Beyond 'publishing' - the Wiki phase of industrial content marketing

Ed Marsh | Nov 17, 2016


Passing between epochs

I saw an article recently which quoted a geologist who believes that the earth is transitioning from the Holocene epoch, which we've been in for roughly 12,000 years since the end of the Pleistocene, into an new epoch which he proposes to call the Anthropocene.

That's a pretty bold claim - and I'm going to make another.

We're moving from the publishing epoch of industrial content marketing into the "wiki" phase

Manufacturers aren't publishers

How many times have you heard the call to action for industrial content marketing success - you need to think like a publisher.

Except you're a manufacturer - if you're reading this, probably a capital equipment or industrial OEM.

So blogs and infographics and eBooks and social media are probably already a challenge - particularly when you're told you need to do at least 3 blogs/week. "Right....." you say...."and how about bending & welding steel and wiring panels?

The two aren't actually mutually exclusive...but like youngsters pursuing their next "belt" in karate, there's another level to which industrial manufacturers should aspire for their B2B industrial marketing.

The Wiki phase.

Industrial content marketing evolution

In about 15 years (a couple millenia in internet years) we've passed through some well defined stages:

  • early pages for direct navigation
  • crude search engines and simple key word tricks
  • more sophisticated SEO
  • basic content marketing
  • mobile optimization
  • advanced content marketing

You may quibble with the delineations, but the progression is clear.

And it's also clear that it's advanced to the point where many industrial manufacturers with decent blogs and content are finding it harder and harder to move the needle on traffic.

We're reaching a point where search engines and users will change their measure of helpful content - from one where a body of articles with helpful nuggets was the standard to one where a massive body of knowledge will be the expectation.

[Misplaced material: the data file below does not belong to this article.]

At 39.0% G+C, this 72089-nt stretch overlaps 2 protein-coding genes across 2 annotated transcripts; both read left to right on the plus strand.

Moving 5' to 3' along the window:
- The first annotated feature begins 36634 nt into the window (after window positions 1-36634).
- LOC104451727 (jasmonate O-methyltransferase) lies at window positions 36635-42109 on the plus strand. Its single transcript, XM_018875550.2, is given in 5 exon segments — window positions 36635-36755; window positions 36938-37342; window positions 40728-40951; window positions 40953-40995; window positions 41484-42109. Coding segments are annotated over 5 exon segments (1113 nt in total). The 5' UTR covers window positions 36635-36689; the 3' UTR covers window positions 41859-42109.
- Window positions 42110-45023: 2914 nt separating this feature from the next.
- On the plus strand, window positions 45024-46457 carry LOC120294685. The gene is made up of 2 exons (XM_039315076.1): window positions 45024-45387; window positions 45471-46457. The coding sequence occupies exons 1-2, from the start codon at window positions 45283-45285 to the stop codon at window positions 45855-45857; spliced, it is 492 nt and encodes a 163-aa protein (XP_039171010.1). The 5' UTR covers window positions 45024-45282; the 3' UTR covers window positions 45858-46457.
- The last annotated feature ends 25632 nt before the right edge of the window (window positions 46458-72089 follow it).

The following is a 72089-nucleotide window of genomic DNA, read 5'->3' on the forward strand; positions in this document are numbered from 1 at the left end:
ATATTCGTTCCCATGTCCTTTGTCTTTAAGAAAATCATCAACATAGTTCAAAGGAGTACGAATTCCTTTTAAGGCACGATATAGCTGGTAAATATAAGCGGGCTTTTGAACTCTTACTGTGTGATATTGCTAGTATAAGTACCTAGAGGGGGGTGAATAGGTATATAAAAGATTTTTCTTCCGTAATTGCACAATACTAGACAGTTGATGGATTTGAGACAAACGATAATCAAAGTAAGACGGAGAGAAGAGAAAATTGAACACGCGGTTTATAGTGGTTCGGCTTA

From the sophomoric "Ultimate Guide to 7 Steps to Pick the Best XXX Machine" to a collection of articles, insights, calculators and tools which answers every reasonable question that any user or decision maker at any stage in their buying journey will have. That's a tall order and not something that will be built quickly. But the required mindset, architecture and content planning will never occur if it's not clearly foreseen.

Here's an example of the range of articles a strong capital equipment manufacturer might have:  

  • Example IRR calculations for adding XXX machine
  • Key OSHA regulations that impact and influence operation of XXX machine
  • How to troubleshoot the XXX servo on XXX machine
  • Keys to look for in a 3D laser scan in advance of XXX machine installation
  • Marketing, merchandising, operations, maintenance & engineering pros & cons of adding XXX capability to XXX machine
  • Suggestions on how to market specific production capabilities to customers & end users
  • What your commercial banker won't understand about your XXX machine investment
  • Best cloud based PM management tools, and how to import standard schedules for XXX machine
  • What range of voltage fluctuations will interrupt proper operation of XXX machine
  • Steps to improve OEE of your XXX machine operation
  • Questions your rigger should ask in preparation for installing XXX machine
  • Siemens vs. Rockwell controllers vs industrial PC - implications to resale value
  • Foreseeable buyer trends that will impact XXX industry
  • Checklist for machine EoL & scrapping